Based upon these facts the trial court concluded: (1) the appellant had failed in its burden to establish the purchase price as the true market value; (2) that the purchase price was grossly inadequate in comparison with its true market value; (3) by advertising that both realty and personalty would be sold together, the appellant effectively "chilled" purchases by prospective buyers interested only in real estate or only in personalty; and (4) that by keeping open the debtor's hopes that the third-party purchaser would ultimately purchase the property, the foreclosure sale was accompanied by elements of fraud, surprise, mistake and misapprehension adversely affecting the bidding by denying the debtor time to obtain other financing or other interested bidders. Held:
1. In essence appellant complains the trial court's finding of fact that the "two properties greatly exceed [in value] the sums bid in by plaintiff at the foreclosure sale" is not a finding of a specific fact; to wit, the "true market value." Thus appellant complains there is no basis for the conclusions of law that it failed to carry its burden in establishing "true market value," and that the bid prices at the foreclosure sale were grossly inadequate in comparison with the "true market value" of the properties.
Ga. L. 1935, p. 381 (Code Ann. § 67-1504) provides: "The court shall require evidence to show the true market value of the property sold under such powers, and shall not confirm the sale unless he is satisfied the property so sold brought its true market value on such foreclosure sale."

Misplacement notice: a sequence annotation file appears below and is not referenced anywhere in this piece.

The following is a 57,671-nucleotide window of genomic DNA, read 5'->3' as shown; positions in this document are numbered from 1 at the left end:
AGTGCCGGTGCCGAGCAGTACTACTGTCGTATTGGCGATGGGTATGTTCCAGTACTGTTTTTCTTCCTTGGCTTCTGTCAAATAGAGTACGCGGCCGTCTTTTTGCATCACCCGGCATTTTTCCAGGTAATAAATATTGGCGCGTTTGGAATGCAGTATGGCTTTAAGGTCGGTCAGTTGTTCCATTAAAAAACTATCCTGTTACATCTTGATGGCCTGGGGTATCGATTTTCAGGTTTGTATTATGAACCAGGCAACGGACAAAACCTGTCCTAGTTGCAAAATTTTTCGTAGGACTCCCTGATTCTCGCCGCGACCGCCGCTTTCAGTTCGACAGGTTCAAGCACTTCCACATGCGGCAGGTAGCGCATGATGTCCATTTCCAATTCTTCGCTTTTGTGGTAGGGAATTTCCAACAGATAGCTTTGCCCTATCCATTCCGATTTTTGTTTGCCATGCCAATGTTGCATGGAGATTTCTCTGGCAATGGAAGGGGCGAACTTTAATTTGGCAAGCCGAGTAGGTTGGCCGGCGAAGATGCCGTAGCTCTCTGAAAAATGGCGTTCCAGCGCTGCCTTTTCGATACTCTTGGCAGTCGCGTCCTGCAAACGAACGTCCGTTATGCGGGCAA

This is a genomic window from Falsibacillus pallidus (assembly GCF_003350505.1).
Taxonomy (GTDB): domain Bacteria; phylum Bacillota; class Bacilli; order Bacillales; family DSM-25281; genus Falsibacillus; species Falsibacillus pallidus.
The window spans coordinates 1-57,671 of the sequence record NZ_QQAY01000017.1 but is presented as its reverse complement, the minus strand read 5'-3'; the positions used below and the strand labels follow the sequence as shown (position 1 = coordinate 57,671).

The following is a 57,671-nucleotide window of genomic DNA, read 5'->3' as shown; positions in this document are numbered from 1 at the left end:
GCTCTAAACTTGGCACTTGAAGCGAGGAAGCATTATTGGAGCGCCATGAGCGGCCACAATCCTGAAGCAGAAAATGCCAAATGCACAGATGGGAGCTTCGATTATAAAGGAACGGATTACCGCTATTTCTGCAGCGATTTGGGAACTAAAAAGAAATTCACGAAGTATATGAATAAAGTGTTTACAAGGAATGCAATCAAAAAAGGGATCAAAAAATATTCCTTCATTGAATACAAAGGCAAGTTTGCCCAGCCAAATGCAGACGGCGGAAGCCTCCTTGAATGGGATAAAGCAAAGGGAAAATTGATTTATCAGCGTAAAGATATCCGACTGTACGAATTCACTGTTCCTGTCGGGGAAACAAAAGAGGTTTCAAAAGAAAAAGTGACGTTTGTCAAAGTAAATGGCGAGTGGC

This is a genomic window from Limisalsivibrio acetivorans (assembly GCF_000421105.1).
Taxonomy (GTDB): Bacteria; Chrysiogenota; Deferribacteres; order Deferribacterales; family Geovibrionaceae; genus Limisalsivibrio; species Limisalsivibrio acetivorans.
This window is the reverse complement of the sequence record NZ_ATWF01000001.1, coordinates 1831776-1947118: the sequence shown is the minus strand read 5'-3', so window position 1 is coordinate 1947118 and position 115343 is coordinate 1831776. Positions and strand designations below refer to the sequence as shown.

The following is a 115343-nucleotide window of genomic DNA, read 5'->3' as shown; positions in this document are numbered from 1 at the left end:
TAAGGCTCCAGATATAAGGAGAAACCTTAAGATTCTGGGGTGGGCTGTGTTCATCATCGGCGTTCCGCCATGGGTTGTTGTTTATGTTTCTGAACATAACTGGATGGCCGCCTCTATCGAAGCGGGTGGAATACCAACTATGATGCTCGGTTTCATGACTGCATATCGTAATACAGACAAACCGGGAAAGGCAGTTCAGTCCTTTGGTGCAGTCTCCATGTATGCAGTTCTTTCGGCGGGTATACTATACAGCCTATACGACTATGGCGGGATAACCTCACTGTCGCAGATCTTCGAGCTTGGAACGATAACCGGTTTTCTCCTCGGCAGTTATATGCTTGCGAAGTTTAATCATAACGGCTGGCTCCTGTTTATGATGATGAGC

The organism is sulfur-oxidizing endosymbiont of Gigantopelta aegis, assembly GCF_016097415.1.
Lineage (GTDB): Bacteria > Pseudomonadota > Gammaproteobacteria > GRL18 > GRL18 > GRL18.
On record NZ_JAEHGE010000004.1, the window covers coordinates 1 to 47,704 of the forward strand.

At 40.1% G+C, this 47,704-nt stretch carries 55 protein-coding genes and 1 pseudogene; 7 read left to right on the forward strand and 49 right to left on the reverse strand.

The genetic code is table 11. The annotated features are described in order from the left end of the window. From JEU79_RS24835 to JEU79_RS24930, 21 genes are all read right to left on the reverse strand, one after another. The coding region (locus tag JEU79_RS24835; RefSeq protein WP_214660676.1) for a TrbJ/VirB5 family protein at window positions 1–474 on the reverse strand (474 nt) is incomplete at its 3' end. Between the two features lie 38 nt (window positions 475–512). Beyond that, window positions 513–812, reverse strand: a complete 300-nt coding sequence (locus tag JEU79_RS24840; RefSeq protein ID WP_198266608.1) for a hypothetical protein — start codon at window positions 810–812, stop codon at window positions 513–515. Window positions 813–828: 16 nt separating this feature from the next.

We do not read so strict a requirement into that provision as does the appellant herein. The statute requires the trial court to call for sufficient evidence to satisfy himself as to what is the true market value of the property. It does not demand the court establish as a matter of fact and law what is the actual dollar amount of the true market value. The statute further requires that, if he is not satisfied that the foreclosure sale brought what in his opinion approximates the true market value of the property, he is required to deny confirmation of the sale and, if necessary, to order a resale. The trial judge complied with the statute in this case.
Appellant further contends, however, the trial court did not comply with CPA § 52 (a) (Ga. L. 1969, pp. 645, 646; 1970, pp. 170, 171) (Code Ann. § 81A-152 (a)) by failing to "find the facts specifically."